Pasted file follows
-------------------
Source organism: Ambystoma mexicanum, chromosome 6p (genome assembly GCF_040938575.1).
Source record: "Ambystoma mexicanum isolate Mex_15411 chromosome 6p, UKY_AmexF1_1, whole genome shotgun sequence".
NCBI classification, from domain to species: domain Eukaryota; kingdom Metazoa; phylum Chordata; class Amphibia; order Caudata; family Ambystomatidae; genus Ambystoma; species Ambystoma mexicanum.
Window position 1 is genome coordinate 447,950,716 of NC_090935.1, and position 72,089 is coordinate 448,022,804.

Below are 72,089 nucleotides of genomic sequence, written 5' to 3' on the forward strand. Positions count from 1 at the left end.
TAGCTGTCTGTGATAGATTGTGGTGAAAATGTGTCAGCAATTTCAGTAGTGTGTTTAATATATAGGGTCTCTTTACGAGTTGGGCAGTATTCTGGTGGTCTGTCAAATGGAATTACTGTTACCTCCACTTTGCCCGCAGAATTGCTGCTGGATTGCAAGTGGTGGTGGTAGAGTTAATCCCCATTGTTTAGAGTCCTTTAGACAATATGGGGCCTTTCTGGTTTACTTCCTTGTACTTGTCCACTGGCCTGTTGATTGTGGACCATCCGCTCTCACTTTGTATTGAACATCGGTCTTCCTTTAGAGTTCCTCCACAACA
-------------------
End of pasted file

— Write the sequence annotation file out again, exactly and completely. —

Source organism: Ambystoma mexicanum, chromosome 6p (genome assembly GCF_040938575.1).
Source record: "Ambystoma mexicanum isolate Mex_15411 chromosome 6p, UKY_AmexF1_1, whole genome shotgun sequence".
NCBI classification, from domain to species: domain Eukaryota; kingdom Metazoa; phylum Chordata; class Amphibia; order Caudata; family Ambystomatidae; genus Ambystoma; species Ambystoma mexicanum.
Window position 1 is genome coordinate 447,950,716 of NC_090935.1, and position 72,089 is coordinate 448,022,804.

Below are 72,089 nucleotides of genomic sequence, written 5' to 3' on the forward strand. Positions count from 1 at the left end.
TAGCTGTCTGTGATAGATTGTGGTGAAAATGTGTCAGCAATTTCAGTAGTGTGTTTAATATATAGGGTCTCTTTACGAGTTGGGCAGTATTCTGGTGGTCTGTCAAATGGAATTACTGTTACCTCCACTTTGCCCGCAGAATTGCTGCTGGATTGCAAGTGGTGGTGGTAGAGTTAATCCCCATTGTTTAGAGTCCTTTAGACAATATGGGGCCTTTCTGGTTTACTTCCTTGTACTTGTCCACTGGCCTGTTGATTGTGGACCATCCGCTCTCACTTTGTATTGAACATCGGTCTTCCTTTAGAGTTCCTCCACAACA